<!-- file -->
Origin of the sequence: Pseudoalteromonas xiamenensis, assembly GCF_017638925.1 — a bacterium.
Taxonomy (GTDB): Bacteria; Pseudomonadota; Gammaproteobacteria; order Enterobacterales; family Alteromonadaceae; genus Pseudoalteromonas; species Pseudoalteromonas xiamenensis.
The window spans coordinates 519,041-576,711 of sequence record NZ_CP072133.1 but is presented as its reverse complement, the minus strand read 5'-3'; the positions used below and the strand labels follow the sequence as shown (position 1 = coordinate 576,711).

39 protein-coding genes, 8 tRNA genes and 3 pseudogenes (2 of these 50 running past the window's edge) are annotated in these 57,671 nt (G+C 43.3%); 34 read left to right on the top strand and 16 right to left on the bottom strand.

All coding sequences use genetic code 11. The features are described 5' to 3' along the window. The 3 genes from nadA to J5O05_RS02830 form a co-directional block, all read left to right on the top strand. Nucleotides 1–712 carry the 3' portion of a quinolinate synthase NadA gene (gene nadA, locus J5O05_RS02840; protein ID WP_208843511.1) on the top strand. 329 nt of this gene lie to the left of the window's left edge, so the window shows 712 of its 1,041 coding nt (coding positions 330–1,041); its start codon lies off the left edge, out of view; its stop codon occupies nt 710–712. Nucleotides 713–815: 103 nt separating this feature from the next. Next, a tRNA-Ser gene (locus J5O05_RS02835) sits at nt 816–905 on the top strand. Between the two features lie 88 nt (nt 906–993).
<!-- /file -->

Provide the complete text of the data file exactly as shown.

Origin of the sequence: Pseudoalteromonas xiamenensis, assembly GCF_017638925.1 — a bacterium.
Taxonomy (GTDB): Bacteria; Pseudomonadota; Gammaproteobacteria; order Enterobacterales; family Alteromonadaceae; genus Pseudoalteromonas; species Pseudoalteromonas xiamenensis.
The window spans coordinates 519,041-576,711 of sequence record NZ_CP072133.1 but is presented as its reverse complement, the minus strand read 5'-3'; the positions used below and the strand labels follow the sequence as shown (position 1 = coordinate 576,711).

39 protein-coding genes, 8 tRNA genes and 3 pseudogenes (2 of these 50 running past the window's edge) are annotated in these 57,671 nt (G+C 43.3%); 34 read left to right on the top strand and 16 right to left on the bottom strand.

All coding sequences use genetic code 11. The features are described 5' to 3' along the window. The 3 genes from nadA to J5O05_RS02830 form a co-directional block, all read left to right on the top strand. Nucleotides 1–712 carry the 3' portion of a quinolinate synthase NadA gene (gene nadA, locus J5O05_RS02840; protein ID WP_208843511.1) on the top strand. 329 nt of this gene lie to the left of the window's left edge, so the window shows 712 of its 1,041 coding nt (coding positions 330–1,041); its start codon lies off the left edge, out of view; its stop codon occupies nt 710–712. Nucleotides 713–815: 103 nt separating this feature from the next. Next, a tRNA-Ser gene (locus J5O05_RS02835) sits at nt 816–905 on the top strand. Between the two features lie 88 nt (nt 906–993).